Some recent work in the Borough of Havering introduced me to a figure from history who I just had to write about. Luckily enough the man has a number of mentions on websites, but considering his achievements he’s worthy of a little bit more attention!
I was recently reading an assessment by Oxford Archaeology on the former site of RAF Hornchurch, which was very well written and went into a considerable amount of detail about the site and the former RAF base. The borough of Havering put considerable money into identifying all the remaining parts of RAF Hornchurch as well as contacting the local community: you can see the website part of their outreach work here. Oxford Archaeolgy had lots of interesting suggestions on how the park could be enhanced. Let’s hope the Borough go through with some of them.
Anyway, RAF Hornchurch was a large site, covering most of the modern Hornchurch Country Park and some of the present housing estate. Google have a good community map showing the location of some of the features surviving:
RAF Hornchurch was one of the many bases close to London who were charged with the defense of the capital, both during World War One and Two. Of course, we all know about the Battle of Britain during World War Two, but I didn’t realise that during World War One Britain also came under airborne attack from Germany.
The only difference being, the Germans attacked with zeppelins!. I have to admit to being rather enamoured by the idea of travelling by zeppelin (obviously with a helium gas bag rather than the explosive hydrogen!) so the idea of fighting battles in the air with zeppelins is very exciting.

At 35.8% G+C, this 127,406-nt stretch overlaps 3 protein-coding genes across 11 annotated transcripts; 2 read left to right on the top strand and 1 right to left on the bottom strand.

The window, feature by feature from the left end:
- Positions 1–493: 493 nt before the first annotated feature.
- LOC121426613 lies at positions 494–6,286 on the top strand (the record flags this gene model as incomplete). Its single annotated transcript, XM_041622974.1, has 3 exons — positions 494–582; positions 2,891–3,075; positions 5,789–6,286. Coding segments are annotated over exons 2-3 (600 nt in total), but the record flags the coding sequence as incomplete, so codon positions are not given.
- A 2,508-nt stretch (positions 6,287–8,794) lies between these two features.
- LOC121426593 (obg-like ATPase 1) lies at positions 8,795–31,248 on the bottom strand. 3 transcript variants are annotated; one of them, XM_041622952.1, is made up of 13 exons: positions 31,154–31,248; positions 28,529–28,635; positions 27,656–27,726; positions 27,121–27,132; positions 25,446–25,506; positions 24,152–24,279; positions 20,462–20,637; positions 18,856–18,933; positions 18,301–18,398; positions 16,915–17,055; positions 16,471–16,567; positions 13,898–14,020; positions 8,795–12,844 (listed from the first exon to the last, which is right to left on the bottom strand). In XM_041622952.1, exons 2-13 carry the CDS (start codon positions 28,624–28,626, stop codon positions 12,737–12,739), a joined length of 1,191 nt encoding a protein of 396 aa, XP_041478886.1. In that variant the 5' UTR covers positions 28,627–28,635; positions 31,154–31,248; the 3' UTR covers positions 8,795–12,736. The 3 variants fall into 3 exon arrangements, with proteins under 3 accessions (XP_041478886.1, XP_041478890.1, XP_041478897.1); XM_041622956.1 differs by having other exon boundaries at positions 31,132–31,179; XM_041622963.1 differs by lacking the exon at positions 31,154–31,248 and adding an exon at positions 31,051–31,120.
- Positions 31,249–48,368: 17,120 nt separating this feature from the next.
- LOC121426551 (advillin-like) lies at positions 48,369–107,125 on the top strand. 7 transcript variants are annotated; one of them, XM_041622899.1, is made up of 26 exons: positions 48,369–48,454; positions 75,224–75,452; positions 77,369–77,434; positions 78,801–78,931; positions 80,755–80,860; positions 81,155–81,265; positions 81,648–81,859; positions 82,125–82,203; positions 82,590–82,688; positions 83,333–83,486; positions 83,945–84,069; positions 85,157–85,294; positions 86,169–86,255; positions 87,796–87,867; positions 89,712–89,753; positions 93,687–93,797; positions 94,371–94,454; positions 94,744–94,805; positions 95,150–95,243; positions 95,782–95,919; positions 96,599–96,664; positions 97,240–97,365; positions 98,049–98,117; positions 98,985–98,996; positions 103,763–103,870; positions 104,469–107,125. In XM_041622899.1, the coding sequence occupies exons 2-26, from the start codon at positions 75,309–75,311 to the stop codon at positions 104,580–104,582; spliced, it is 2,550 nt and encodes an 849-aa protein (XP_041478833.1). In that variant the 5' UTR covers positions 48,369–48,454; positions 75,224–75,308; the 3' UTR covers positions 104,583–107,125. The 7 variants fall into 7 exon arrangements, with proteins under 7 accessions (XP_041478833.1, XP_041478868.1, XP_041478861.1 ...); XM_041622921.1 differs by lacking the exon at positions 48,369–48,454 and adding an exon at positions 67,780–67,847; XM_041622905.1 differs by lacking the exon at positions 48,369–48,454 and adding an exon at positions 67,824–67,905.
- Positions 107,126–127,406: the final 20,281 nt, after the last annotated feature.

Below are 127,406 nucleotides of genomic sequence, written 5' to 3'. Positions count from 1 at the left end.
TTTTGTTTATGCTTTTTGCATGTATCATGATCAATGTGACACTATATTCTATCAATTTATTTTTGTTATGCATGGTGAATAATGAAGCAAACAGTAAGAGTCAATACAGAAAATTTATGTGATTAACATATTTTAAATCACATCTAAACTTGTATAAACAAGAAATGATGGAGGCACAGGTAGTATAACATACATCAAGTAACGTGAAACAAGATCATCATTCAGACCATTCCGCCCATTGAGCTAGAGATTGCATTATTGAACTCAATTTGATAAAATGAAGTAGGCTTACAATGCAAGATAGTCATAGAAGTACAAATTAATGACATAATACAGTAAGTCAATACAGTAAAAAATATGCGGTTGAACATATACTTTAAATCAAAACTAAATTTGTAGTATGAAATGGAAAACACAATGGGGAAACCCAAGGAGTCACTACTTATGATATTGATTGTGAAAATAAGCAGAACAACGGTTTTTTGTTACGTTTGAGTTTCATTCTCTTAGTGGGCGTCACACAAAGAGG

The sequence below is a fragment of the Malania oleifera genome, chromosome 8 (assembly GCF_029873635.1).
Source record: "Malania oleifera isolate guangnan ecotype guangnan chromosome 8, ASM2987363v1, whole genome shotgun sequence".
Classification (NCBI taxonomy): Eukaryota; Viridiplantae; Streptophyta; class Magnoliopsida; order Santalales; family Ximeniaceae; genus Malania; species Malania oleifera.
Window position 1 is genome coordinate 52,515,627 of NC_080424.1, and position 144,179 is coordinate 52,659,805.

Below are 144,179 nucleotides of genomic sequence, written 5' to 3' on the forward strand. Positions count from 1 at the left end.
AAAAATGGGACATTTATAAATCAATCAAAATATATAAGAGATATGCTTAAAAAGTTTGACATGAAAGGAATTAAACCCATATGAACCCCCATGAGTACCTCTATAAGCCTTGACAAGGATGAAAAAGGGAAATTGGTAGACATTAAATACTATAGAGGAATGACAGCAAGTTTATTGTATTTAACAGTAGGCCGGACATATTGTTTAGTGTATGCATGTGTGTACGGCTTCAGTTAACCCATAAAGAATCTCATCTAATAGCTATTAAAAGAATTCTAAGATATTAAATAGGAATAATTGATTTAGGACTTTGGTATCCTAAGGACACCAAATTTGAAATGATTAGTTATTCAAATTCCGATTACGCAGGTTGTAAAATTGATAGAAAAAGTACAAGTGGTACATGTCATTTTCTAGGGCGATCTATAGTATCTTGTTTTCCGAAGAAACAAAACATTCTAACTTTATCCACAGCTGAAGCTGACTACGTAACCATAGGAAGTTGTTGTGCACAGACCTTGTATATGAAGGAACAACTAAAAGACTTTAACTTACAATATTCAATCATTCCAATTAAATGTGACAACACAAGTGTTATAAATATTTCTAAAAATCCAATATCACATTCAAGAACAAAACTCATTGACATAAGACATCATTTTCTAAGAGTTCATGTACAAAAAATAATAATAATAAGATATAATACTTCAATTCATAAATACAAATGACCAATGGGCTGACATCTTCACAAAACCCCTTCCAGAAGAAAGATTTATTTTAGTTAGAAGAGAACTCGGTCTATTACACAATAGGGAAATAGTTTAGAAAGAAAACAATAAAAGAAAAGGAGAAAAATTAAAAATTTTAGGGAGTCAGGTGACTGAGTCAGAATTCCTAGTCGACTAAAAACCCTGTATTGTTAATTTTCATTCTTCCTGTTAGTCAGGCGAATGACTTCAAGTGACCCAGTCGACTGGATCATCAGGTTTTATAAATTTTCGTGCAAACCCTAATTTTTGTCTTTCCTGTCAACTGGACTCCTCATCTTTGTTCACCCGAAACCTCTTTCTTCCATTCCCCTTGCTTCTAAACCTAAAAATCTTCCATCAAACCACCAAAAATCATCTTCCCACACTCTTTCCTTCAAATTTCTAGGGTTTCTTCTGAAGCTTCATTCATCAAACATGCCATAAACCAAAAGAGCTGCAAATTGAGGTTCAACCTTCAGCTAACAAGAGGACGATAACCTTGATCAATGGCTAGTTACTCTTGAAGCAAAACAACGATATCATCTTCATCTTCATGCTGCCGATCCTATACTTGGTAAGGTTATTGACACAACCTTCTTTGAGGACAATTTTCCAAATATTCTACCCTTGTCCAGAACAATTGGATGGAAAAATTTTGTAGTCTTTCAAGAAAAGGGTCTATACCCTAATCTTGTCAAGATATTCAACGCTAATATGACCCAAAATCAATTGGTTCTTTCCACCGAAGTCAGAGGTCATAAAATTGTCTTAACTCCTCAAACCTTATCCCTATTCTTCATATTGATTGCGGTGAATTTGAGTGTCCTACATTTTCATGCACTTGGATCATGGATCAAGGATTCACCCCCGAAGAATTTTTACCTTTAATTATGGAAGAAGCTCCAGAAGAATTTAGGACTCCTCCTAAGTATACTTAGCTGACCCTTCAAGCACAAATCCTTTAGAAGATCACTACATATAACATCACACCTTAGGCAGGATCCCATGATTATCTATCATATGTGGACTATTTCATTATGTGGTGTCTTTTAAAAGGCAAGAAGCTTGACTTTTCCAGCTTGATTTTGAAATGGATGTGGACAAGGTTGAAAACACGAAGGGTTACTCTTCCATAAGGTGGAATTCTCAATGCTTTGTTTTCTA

Interestingly, it turns out that during the first half (1915-1916) of the war, the Germans were able to use the Zeppelins to drop bombs on Britain pretty much unimpeded. This appears to be for a whole host of reasons. First, it appears we weren’t ready for them, and the searchlights necessary to identify these ships weren’t present until later. Our early attack techniques were limited to climbing above the zeppelins and dropping bombs on them, and it seems that the early machine guns couldn’t fire forwards due to the presence of the propeller blades. In addition, we had signed up to the Hague Convention of 1899, which banned the use of incendiary ammunition: normal bullets fired from our planes were unable to cause much damage.
Add to this the fact that the Germans had designed and made better aircraft engines, which allowed their zeppelins to travel at high altitudes, and speeds only 20mph slower than our intercepting planes, and you can see why they were unchallenged!
However there were successes against the Zeppelins, and in 2-3 September 1916 the first Zeppelin was shot down by an aircraft, not without controversy, as the pilot had been given incendiary rounds and the zeppelin fell burning to the ground with no survivors. The pilot had been stationed at RAF Hornchurch (then RFC Sutton’s Farm), however the pilot I was most interested in is Lieutenant Wulstan Tempest.
On October 1, 1916, the super-zeppelin L31 under Heinrich Mathy made it to London and was spotted by searchlights. Tempest was sent up to intercept. I can’t imagine what it must have been like flying during World War One. For starters, he was flying a biplane made of wood and paper. His engine didn’t match up well to the zeppelin – to reach the zeppelin’s height he had to fly for over an hour, and risk stalling his engine in the lower oxygen of high altitude. Once he was near the zeppelin, he was at risk from the craft’s machine guns, and had only a 20mph speed advantage.